Content Marketing: Giving away a taste of the ‘secret sauce’ to attract clients

Content Marketing: Giving away a taste of the secret sauce to attract clients

By Edith Reinhardt

Many lawyers tout their extensive experience and knowledge as the reason they should be hired over their competitors. Yet those same attorneys often stick to providing generalized information in their public writing and speaking because they fear giving away their “secret sauce.” The result is content that isn’t distinctive and doesn’t help them stand out from the pack.

To avoid this problem, attorneys should ask themselves these three questions:

  1. What information is truly their secret sauce?

Simply because content is detailed or explanatory, doesn’t make it proprietary. Much of an attorney’s knowledge about the law or legal process is common to any experienced attorney. The secret sauce is using that information to develop and implement a successful strategy that addresses a client’s unique circumstances. Lawyers can share insights about a legal problem without revealing every detail of their approach or sharing confidential information or trade secrets.

The key is to provide enough information to help potential clients understand the complexity of their legal issues and highlight how the attorney can assist them with solving their problems.

  1. Can prospects handle the matter themselves using the attorney’s content?

Lawyers sometimes worry they will lose business if they provide too much information in an article or presentation because prospects will use it to handle the legal matter themselves. This is rarely the case. If anyone could learn how to represent themselves by simply reading a few articles, lawyers wouldn’t need to spend years in school and in practice to learn their craft. Further, the people who try to do it themselves are not good prospects because they don’t value a lawyer’s knowledge and skills. However, if the DIYers try and fail to solve their legal problem, they may turn to the attorney who wrote the article to get help to fix their mistakes.

The same is true about potential competitors. They may gain some tips from articles and presentations to help them represent a client, but that content is no replacement for real-world experience and won’t give them the skills to handle complex issues.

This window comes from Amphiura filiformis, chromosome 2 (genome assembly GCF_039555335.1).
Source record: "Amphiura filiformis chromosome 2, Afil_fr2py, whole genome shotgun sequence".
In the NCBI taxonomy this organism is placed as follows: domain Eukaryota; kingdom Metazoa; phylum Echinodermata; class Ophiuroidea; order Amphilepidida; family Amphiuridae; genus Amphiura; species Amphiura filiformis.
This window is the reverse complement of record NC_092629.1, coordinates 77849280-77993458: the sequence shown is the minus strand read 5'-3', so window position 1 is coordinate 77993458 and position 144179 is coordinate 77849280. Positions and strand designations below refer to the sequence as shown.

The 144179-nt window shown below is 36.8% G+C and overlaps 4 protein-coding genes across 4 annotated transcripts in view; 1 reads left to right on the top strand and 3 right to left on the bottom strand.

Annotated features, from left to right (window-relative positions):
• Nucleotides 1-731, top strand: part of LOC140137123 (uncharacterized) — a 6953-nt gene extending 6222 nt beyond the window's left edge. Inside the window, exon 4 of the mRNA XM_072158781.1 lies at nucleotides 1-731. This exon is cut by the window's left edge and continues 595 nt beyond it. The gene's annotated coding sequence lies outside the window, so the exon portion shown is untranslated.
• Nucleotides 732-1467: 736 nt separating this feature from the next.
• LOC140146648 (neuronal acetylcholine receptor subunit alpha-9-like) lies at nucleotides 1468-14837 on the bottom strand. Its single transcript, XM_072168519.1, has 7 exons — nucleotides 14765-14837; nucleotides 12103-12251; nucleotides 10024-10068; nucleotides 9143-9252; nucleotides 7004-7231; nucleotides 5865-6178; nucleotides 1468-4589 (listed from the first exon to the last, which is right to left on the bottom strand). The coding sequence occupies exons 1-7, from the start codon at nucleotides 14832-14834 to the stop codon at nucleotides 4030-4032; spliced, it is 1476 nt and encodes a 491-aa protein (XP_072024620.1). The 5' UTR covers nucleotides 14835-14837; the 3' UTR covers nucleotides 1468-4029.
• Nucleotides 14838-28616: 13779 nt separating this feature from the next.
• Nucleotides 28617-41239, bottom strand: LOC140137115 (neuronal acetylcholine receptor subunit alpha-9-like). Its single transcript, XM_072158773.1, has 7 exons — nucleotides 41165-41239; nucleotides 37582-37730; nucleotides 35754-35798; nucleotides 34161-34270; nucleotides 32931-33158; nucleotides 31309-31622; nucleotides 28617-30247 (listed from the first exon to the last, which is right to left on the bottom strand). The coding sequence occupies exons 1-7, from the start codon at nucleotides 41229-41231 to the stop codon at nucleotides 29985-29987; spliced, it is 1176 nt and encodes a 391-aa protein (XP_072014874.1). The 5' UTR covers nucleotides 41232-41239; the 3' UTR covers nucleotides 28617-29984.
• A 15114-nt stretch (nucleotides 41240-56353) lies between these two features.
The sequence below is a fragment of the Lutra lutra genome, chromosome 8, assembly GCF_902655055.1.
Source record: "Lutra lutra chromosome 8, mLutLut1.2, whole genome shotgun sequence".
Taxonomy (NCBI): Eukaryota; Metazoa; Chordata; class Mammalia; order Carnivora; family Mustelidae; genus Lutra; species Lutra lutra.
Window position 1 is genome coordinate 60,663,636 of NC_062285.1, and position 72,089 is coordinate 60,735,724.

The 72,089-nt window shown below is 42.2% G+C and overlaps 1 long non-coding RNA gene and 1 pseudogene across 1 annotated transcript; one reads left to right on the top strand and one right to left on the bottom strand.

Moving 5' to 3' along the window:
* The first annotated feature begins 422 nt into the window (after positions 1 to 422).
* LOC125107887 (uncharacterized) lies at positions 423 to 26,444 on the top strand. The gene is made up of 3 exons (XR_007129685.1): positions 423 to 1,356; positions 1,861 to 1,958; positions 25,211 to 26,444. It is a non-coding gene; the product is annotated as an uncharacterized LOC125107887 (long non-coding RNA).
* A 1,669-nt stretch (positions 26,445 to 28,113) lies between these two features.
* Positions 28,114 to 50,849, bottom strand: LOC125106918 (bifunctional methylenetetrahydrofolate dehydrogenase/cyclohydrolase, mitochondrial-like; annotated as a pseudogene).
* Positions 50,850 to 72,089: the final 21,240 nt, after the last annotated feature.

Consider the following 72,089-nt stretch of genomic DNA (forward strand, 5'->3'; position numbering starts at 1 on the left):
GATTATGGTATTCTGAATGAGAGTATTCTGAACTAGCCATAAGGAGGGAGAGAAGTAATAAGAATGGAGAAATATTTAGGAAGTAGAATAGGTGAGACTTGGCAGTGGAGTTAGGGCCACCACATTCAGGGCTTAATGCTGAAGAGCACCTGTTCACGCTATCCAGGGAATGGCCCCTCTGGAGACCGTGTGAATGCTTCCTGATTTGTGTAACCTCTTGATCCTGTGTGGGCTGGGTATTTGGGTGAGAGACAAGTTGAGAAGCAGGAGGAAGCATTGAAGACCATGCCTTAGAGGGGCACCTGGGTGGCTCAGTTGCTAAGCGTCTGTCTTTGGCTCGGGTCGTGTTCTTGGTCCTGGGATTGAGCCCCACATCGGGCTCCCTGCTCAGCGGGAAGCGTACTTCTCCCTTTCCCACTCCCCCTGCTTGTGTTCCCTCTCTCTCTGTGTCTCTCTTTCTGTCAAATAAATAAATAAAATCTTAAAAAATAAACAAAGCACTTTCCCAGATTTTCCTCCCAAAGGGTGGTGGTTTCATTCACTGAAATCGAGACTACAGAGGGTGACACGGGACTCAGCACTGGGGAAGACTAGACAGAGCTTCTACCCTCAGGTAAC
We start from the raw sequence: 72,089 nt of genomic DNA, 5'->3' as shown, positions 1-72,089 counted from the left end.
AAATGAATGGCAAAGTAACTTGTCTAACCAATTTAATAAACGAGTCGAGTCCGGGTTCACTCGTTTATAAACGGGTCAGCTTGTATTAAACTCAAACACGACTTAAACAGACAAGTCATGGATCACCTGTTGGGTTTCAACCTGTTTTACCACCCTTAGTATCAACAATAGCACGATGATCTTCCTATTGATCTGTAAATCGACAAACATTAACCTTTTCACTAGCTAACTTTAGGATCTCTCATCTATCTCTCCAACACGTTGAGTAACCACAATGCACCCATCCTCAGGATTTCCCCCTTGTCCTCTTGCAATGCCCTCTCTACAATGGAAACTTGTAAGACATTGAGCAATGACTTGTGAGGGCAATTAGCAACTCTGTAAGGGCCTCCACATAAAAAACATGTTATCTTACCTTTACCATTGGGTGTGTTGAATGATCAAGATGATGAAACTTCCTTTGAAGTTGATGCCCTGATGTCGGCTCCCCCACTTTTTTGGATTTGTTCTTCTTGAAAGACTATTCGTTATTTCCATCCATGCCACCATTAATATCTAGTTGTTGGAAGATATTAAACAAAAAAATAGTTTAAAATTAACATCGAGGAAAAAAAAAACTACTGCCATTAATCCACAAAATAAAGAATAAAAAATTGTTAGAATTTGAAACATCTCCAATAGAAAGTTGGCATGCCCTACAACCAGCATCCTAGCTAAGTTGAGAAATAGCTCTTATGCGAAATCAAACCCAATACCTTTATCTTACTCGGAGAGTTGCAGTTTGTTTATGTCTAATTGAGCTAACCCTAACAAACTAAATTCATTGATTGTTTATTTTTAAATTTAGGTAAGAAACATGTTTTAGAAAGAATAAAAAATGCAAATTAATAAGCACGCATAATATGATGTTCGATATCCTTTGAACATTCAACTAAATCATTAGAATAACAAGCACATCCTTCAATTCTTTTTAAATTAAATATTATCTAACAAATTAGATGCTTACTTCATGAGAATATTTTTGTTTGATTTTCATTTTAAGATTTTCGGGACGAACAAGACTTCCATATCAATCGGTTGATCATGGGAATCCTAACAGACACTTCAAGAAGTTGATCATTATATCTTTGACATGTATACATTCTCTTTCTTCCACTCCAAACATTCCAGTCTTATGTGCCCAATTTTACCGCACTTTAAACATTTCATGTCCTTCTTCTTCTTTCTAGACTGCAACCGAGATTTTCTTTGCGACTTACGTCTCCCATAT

1. Do the benefits of providing the content outweigh the concerns?

Competition among law firms is fierce and it is essential to stand out. One way to do that is by consistently sharing valuable content. It gives attorneys more visibility and enables them to stay top of mind with referral sources and prospects. When a legal issue arises, the lawyer wants to be the trusted resource that the person remembers and contacts for assistance.

Content is necessary to build credibility. Most lawyers get the bulk of their business through word of mouth and referrals. Prospects who got the attorney’s name will research them by visiting their website and social media pages and using Google. Providing high-quality informative content enhances a lawyer’s reputation as uniquely knowledgeable and committed to helping clients.

Importantly, prospects are also likely to be comparing multiple referrals to determine who to call first. While having substantial content online doesn’t guarantee the attorney will get the business, they may lose the client if other lawyers look more impressive.

Publishing useful and targeted content is also an excellent way to get found by search engines. Websites that provide current and helpful information will show up higher in organic search results driving prospects to the firm. The best leads often come from people searching for highly specific and detailed information, not broad searches. Attorneys have an opportunity to attract particular types of prospects by producing content that focuses on the key questions and concerns those individuals are likely to research online. This is yet another way for firms to distinguish themselves from competitors who are just writing about general legal issues.


Attorneys shouldn’t fear revealing their secret sauce in their public writing or speaking. They can hold back proprietary or confidential information and still provide content that helps establish them as a credible source and attract clients that appreciate their willingness to share insights.



Edie Reinhardt, Esq. is principal of RDT Content Marketing, which specializes in helping attorneys showcase their expertise and target their marketing to attract more clients. She can be reached at [email protected]

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